By Lis Addison
The sacred forest was lush and green and Kenya's ubiquitous red earth puffed beneath my steps. A thin Chuka woman grabbed my wrist with disarming strength and pulled me into a circle to sing and dance a welcome beneath the trees. I fought back tears. I'd only been in Kenya one night and already, was home.
In the days to follow, we would sprout seeds; grow seedlings and plant and water trees, singing all the while to help them grow, just as I do at home. Later, the women and children of the Kamba community would also welcome me with a circle song/dance I'll never forget.
Why did I have to travel so far to be at home? Why did the East Africans understand me better than my neighbors? Why did they know what I know, that singing and dancing are magnificent tools to connect us to each other, nature and spirit and that a song and dance done in a circle can sanctify the simplest of events, like planting a tree and saying hello?
In the six years prior to this journey, I'd created a circle song/dance practice called the Kinetic Voice (KiVo). Decades of working in the environmental, spiritual, music and dance worlds left me frustrated that these interconnected aspects of my life were still segmented in our society and the sense of interrelationship wasn't addressed in the environmental movement. Why not blend these disciplines together in a simple song/dance of gratitude? Why not create a literal environmental "movement" that wells up from the rhythm of Mother Earth through our beings and into the sky, reminding us that we are at once rooted and transcendent?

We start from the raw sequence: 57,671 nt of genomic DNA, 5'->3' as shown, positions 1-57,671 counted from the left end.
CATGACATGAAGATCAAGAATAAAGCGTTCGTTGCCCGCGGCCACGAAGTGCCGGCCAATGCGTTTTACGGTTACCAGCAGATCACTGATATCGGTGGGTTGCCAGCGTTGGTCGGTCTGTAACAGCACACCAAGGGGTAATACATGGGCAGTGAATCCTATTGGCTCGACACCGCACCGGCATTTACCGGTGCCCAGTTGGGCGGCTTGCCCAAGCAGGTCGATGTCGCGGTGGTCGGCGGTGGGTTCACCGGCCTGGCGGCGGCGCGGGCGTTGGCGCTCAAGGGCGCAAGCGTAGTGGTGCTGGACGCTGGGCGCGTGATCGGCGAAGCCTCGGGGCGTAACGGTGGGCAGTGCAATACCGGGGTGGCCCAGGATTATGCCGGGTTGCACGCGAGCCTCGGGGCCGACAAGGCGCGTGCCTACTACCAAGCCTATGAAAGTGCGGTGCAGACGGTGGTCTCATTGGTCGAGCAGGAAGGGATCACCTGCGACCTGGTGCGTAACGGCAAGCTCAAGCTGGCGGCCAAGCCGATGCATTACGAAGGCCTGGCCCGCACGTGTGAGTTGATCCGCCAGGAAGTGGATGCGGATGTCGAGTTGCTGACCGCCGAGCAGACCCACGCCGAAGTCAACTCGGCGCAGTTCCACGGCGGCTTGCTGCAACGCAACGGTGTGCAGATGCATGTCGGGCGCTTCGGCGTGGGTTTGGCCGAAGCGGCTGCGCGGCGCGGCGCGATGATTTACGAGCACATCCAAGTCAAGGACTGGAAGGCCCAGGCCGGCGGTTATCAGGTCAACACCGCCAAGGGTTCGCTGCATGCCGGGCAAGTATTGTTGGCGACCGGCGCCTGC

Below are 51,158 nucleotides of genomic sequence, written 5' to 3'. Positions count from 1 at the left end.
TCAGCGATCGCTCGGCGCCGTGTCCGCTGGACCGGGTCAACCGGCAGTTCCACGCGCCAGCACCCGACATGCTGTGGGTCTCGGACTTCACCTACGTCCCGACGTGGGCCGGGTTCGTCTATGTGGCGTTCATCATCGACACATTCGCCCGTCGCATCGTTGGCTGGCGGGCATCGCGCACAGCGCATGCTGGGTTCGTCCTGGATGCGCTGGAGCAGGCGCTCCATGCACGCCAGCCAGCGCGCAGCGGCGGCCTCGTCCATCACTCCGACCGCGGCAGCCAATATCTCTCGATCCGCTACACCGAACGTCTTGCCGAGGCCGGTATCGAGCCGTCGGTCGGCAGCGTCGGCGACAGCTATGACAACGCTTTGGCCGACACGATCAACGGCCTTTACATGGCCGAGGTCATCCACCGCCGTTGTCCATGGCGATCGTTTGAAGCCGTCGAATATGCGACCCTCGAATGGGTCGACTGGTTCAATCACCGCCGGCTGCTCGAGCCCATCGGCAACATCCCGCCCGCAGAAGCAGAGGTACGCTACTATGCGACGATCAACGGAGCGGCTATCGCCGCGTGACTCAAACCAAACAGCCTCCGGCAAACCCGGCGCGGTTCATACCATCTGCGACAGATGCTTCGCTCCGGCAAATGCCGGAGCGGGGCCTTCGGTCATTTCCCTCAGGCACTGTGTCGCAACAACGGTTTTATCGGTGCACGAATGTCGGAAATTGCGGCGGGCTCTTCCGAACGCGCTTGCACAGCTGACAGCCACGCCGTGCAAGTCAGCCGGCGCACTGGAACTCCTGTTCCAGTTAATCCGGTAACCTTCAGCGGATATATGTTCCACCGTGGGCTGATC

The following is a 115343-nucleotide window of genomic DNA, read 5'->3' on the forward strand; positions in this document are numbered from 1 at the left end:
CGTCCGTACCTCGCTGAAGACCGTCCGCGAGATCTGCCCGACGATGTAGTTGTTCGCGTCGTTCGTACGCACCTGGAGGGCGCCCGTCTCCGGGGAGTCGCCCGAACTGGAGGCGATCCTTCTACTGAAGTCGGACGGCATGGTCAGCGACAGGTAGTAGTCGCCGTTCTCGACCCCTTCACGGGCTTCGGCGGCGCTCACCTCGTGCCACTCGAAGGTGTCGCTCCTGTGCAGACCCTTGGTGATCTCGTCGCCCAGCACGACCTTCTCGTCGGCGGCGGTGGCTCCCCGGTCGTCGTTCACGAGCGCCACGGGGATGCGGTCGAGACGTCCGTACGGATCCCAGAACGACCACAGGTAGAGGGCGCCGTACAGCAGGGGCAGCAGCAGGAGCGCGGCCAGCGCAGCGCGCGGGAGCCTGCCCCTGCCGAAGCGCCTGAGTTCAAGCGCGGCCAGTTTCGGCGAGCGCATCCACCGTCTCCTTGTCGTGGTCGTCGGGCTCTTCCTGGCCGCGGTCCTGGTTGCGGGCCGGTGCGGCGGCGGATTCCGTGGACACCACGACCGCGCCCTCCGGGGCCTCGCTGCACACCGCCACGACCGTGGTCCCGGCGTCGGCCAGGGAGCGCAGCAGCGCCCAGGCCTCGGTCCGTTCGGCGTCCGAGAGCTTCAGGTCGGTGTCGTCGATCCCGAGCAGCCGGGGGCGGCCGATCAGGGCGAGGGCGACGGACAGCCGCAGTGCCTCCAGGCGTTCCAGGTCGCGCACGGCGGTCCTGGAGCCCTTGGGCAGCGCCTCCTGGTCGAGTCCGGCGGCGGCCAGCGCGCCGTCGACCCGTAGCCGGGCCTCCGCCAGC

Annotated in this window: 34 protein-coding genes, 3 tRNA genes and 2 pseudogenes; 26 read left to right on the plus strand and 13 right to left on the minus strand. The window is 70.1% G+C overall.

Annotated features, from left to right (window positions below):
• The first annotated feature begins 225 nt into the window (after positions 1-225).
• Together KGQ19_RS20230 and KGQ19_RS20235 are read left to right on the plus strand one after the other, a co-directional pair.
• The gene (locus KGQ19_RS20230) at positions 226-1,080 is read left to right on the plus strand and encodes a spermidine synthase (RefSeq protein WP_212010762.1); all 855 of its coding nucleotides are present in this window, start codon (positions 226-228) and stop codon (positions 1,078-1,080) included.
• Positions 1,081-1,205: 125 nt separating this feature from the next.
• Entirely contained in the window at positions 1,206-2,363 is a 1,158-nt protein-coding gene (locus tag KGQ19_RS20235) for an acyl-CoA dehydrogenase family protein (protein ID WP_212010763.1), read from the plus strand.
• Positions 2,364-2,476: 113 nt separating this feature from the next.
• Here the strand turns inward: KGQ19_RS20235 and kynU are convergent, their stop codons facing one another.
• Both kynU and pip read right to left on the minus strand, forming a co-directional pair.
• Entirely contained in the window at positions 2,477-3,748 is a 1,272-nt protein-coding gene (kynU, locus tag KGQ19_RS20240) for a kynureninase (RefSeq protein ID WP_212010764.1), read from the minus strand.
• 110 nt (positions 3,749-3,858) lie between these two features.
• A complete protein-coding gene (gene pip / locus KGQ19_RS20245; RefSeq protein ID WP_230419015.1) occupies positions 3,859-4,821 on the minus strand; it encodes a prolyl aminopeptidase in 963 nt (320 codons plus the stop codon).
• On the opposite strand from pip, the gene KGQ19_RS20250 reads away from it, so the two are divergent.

KiVo emulates nature, allowing us to entrain our thoughts upon her. My original compositions, which incorporate chakra chants and body chants, honor the elements - earth, air, fire and water - and movements that accompany them are named after natural features like well water, anemone curl, blossoming flower and bird perch. When possible, KiVo is practiced outside but when not possible, exercises are employed to connect participants to the realm of nature through walls and ceilings. Nature is woven into KiVo's very fabric.
That's why I felt so at home when we sang around the seeds. With the help of friends in East Africa, I've established an Africa KiVo Project through my foundation, The Singing Tree Institute. Our goal is to rekindle the circle song/dance tradition, reforest the earth and provide livelihood for our sisters in rural Kenya and Tanzania. The sub theme is to create global celebrations that honor nature, spirit and the community with circle song/dances. (See Indiegogo campaign here.)
Circle song/dances are a primal and powerful medium. What if, prior to a Congressional Session, members of Congress circled up and sang and danced a song of welcome and honoring? What if the same occurred around a board table, or at arrival Gates in the airport? Would contention, derision and separation prevail or connection, compassion, appreciation and laughter?